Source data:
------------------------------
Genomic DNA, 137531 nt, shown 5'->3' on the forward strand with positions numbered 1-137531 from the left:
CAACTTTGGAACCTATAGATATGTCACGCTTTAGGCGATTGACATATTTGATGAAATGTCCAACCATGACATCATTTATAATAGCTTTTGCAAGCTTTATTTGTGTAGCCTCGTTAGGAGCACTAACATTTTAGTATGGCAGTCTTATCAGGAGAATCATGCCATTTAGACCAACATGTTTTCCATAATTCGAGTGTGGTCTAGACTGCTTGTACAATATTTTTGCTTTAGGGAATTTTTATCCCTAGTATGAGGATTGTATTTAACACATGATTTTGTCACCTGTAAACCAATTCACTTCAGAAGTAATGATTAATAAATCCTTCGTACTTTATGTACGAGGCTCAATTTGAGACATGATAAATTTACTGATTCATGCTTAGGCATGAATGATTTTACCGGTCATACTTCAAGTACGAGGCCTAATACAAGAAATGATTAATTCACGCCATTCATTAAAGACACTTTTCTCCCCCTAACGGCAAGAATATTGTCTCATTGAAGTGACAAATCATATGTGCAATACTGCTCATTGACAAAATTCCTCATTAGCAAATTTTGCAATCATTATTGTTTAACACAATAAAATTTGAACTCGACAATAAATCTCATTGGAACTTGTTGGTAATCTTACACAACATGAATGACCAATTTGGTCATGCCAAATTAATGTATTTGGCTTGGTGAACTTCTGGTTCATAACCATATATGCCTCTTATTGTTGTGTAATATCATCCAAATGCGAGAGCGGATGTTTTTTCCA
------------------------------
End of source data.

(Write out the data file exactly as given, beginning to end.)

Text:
Genomic DNA, 137531 nt, shown 5'->3' on the forward strand with positions numbered 1-137531 from the left:
CAACTTTGGAACCTATAGATATGTCACGCTTTAGGCGATTGACATATTTGATGAAATGTCCAACCATGACATCATTTATAATAGCTTTTGCAAGCTTTATTTGTGTAGCCTCGTTAGGAGCACTAACATTTTAGTATGGCAGTCTTATCAGGAGAATCATGCCATTTAGACCAACATGTTTTCCATAATTCGAGTGTGGTCTAGACTGCTTGTACAATATTTTTGCTTTAGGGAATTTTTATCCCTAGTATGAGGATTGTATTTAACACATGATTTTGTCACCTGTAAACCAATTCACTTCAGAAGTAATGATTAATAAATCCTTCGTACTTTATGTACGAGGCTCAATTTGAGACATGATAAATTTACTGATTCATGCTTAGGCATGAATGATTTTACCGGTCATACTTCAAGTACGAGGCCTAATACAAGAAATGATTAATTCACGCCATTCATTAAAGACACTTTTCTCCCCCTAACGGCAAGAATATTGTCTCATTGAAGTGACAAATCATATGTGCAATACTGCTCATTGACAAAATTCCTCATTAGCAAATTTTGCAATCATTATTGTTTAACACAATAAAATTTGAACTCGACAATAAATCTCATTGGAACTTGTTGGTAATCTTACACAACATGAATGACCAATTTGGTCATGCCAAATTAATGTATTTGGCTTGGTGAACTTCTGGTTCATAACCATATATGCCTCTTATTGTTGTGTAATATCATCCAAATGCGAGAGCGGATGTTTTTTCCA